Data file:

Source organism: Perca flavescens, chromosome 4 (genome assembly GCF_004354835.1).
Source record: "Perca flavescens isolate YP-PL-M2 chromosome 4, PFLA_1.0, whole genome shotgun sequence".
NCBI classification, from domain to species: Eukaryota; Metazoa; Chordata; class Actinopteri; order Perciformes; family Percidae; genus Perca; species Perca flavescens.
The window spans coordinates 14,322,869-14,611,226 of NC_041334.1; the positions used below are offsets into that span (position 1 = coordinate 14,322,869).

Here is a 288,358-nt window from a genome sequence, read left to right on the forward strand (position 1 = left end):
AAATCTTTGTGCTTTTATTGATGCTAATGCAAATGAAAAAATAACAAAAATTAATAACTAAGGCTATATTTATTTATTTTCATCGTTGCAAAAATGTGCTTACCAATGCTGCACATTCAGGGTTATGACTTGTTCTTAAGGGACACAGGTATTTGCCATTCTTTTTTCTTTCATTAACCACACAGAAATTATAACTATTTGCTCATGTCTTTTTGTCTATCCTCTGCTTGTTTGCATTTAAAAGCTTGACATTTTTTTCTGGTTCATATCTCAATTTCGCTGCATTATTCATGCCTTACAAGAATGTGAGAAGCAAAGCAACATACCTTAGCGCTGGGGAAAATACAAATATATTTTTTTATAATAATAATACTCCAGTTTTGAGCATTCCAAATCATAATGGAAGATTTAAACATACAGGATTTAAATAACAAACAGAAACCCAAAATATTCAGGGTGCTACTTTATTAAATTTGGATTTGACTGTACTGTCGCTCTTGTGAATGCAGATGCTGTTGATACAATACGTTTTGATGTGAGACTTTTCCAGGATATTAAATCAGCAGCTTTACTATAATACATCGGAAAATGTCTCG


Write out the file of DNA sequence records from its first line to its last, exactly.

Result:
Source organism: Perca flavescens, chromosome 4 (genome assembly GCF_004354835.1).
Source record: "Perca flavescens isolate YP-PL-M2 chromosome 4, PFLA_1.0, whole genome shotgun sequence".
NCBI classification, from domain to species: Eukaryota; Metazoa; Chordata; class Actinopteri; order Perciformes; family Percidae; genus Perca; species Perca flavescens.
The window spans coordinates 14,322,869-14,611,226 of NC_041334.1; the positions used below are offsets into that span (position 1 = coordinate 14,322,869).

Here is a 288,358-nt window from a genome sequence, read left to right on the forward strand (position 1 = left end):
AAATCTTTGTGCTTTTATTGATGCTAATGCAAATGAAAAAATAACAAAAATTAATAACTAAGGCTATATTTATTTATTTTCATCGTTGCAAAAATGTGCTTACCAATGCTGCACATTCAGGGTTATGACTTGTTCTTAAGGGACACAGGTATTTGCCATTCTTTTTTCTTTCATTAACCACACAGAAATTATAACTATTTGCTCATGTCTTTTTGTCTATCCTCTGCTTGTTTGCATTTAAAAGCTTGACATTTTTTTCTGGTTCATATCTCAATTTCGCTGCATTATTCATGCCTTACAAGAATGTGAGAAGCAAAGCAACATACCTTAGCGCTGGGGAAAATACAAATATATTTTTTTATAATAATAATACTCCAGTTTTGAGCATTCCAAATCATAATGGAAGATTTAAACATACAGGATTTAAATAACAAACAGAAACCCAAAATATTCAGGGTGCTACTTTATTAAATTTGGATTTGACTGTACTGTCGCTCTTGTGAATGCAGATGCTGTTGATACAATACGTTTTGATGTGAGACTTTTCCAGGATATTAAATCAGCAGCTTTACTATAATACATCGGAAAATGTCTCG